Here’s an idea: Offer the gift of recovery to others where the concept of recovery is foreign. What if we offered healthy images to show that recovery from addiction is possible and that treatment works? What if people in recovery were willing to share their experience, strength and hope for recovery in places where recovery does not seem possible?
Such was the goal of the Gift of Recovery tour to Vietnam in January 2013. A small group of U.S. veterans of the American War (as it is termed in Vietnam), with long, stable histories of recovery and decades of professional experience in the addiction field, traveled to Vietnam to share their stories. The goals were as follows:
1. For faculty to present to health care professionals, medical personnel and patients in treatment on core issues in addiction, such as the neurobiology of addiction, counseling skills, 12-Step principles, family counseling approaches, etc.
2. For faculty to demonstrate the value of recovery support programs and a range of services.
3. For faculty to train medical personnel in the Vietnamese military on appropriate methods for the prevention, intervention and treatment of substance abuse in the military.
The concept of the Gift of Recovery for Vietnam was born three years ago. I wondered what would happen if a group of American veterans from the Vietnam War were to travel to Vietnam to share their experiences. Often, doctors in other countries do not think it is possible that well-dressed, distinguished professionals are people in recovery. They say, “You can’t be an addict. You are a professional.”
In 2000, I brought four doctors from hospitals in China to attend the 65th Alcoholics Anonymous (AA) conference in Minneapolis. Several of the Chinese doctors remarked, upon seeing women and teenagers attending AA meetings, “Why are they here? Women and youth cannot be alcoholics.” The concept of recovery is essential for people from other countries, especially doctors, to see firsthand.
In January 2013, the Gift of Recovery visit occurred in Vietnam. A group of four Americans, three of whom had been in Vietnam 40 years ago as U.S. military personnel, traveled to Hanoi, Ho Chi Minh City and Hai Phong to tell their stories of recovery. As addiction professionals, they also gave presentations at medical schools on the neurobiology of addictions, taught counseling skills at methadone maintenance clinics, met with patients and their families, and conducted 12-Step meetings with patients. Patients and doctors sat stunned to hear these individuals’ recovery stories, often with tears of joy in their eyes.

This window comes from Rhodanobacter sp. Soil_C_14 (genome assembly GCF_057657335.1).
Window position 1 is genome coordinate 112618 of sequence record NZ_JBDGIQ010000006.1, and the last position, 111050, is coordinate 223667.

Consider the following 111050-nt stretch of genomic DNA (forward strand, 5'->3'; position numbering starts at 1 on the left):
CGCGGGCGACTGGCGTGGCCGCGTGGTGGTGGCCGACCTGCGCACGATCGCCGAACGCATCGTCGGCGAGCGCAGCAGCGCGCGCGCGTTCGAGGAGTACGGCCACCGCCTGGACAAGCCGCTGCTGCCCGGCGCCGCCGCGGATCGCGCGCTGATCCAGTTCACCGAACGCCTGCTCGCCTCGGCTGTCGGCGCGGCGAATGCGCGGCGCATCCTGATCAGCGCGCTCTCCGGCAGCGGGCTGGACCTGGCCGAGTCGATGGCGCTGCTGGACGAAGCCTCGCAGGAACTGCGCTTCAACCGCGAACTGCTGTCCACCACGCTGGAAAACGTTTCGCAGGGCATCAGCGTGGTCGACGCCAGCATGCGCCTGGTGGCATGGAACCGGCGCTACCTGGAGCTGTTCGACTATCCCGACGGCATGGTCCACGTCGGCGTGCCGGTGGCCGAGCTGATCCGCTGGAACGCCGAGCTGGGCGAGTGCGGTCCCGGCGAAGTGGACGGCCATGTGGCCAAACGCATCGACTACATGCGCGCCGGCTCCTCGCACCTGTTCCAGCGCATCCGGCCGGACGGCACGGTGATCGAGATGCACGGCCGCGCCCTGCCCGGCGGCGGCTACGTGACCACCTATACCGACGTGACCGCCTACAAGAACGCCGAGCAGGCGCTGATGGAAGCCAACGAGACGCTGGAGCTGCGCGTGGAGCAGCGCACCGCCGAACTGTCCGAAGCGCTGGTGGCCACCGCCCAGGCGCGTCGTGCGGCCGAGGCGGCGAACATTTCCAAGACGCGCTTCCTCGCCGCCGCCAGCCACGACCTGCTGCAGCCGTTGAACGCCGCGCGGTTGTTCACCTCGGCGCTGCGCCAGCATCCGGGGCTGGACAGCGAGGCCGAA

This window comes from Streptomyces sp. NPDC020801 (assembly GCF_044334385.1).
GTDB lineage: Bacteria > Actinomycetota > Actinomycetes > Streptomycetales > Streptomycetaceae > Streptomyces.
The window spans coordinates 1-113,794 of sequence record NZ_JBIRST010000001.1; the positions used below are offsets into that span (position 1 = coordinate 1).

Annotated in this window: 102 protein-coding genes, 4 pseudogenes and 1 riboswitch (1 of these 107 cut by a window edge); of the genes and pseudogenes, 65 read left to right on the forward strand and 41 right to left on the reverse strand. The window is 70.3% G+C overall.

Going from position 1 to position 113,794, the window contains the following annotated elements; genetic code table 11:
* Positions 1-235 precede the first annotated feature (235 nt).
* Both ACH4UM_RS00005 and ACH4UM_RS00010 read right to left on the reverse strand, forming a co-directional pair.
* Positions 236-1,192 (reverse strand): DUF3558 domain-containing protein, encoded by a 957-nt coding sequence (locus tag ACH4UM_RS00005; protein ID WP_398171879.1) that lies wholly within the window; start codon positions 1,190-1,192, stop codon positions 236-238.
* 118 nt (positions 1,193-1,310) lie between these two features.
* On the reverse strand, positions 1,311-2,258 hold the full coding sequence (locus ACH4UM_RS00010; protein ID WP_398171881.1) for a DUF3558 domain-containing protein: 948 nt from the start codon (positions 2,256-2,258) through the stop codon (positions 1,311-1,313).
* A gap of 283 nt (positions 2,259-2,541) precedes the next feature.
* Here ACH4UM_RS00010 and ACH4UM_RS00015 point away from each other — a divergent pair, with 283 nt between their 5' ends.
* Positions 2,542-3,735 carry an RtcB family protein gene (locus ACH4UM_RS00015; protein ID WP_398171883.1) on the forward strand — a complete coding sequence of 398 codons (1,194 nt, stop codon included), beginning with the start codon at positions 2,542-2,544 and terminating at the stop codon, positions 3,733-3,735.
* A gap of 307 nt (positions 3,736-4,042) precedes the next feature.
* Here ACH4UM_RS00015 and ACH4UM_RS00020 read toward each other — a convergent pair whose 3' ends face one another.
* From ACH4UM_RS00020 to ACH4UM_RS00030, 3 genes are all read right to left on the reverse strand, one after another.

At one AA meeting, as a U.S. Marine told of his drug addiction after his participation in the war, tears streamed down the face of a Vietnamese man with a year of sobriety. (A knowing smile was on the faces of others, with a sense that the American veterans knew what their Vietnamese friends have been through). This man nodded and smiled every time the veteran told of his dependence on drugs and the thousand times he promised himself and his family he’d stop using. The participants saw that people can recover from addiction.
As one of our veterans spoke of his 30-plus years in recovery, a methadone maintenance patient with just three months in recovery said, “I could never have 30 years clean and sober.” Our veteran responded, “You don’t need to think about that. Just how will you stay sober today? One day at a time.”
Concepts that we hold dear about recovery are foreign to so many around the world. They need to be shown that people can get well. They need to hear stories of experience, strength and hope.
What we experienced
For the Gift of Recovery team, the experience of being back in Vietnam under totally different circumstances was life-changing. There was an emotion of gratitude as well as making amends for prior actions. There was a constant attitude of gratitude that pervaded the experience.
The team also experienced sadness for the past. One member of the team, at a lecture at a medical university, asked the forgiveness of the audience, although it was likely that no one in the audience was alive 40 years ago when the team member was last in Vietnam. Some members of the team broke down weeping, with a profound sense of release and acceptance. The Band of Brothers on the team joined together to share a positive message of hope with those who once might have been adversaries.
Big Books, not bombs
Retired Navy Capt. Thomas Glancy, a veteran of the Korean and Vietnam wars, recently suggested to me that instead of flying bombing missions over Vietnam, maybe we should have dropped copies of the Sears catalog into villages. Then, we could have given the people a week to read the catalog and ogle the clothing and goods they could buy. Two weeks later, we could have flown other missions dropping credit cards with available purchasing power.
In the long run, it would have been much cheaper, and think of all the friends we would have had—although residents of Saigon wearing winter parkas might have looked a bit strange. Instead of spending the past 40 years uncovering unexploded ordnance near the former DMZ, we’d be finding rusting refrigerators.
This humorous idea started me thinking: What if we dropped thousands of Big Books translated into the local language on Iraq, Afghanistan, Syria, or any other country with which we are warring? We not only would save on warfare but also would help people deal with addiction issues. The U.S. military industrial complex might not be as happy if we dropped Big Books and not bombs, but the book manufacturers would be delighted.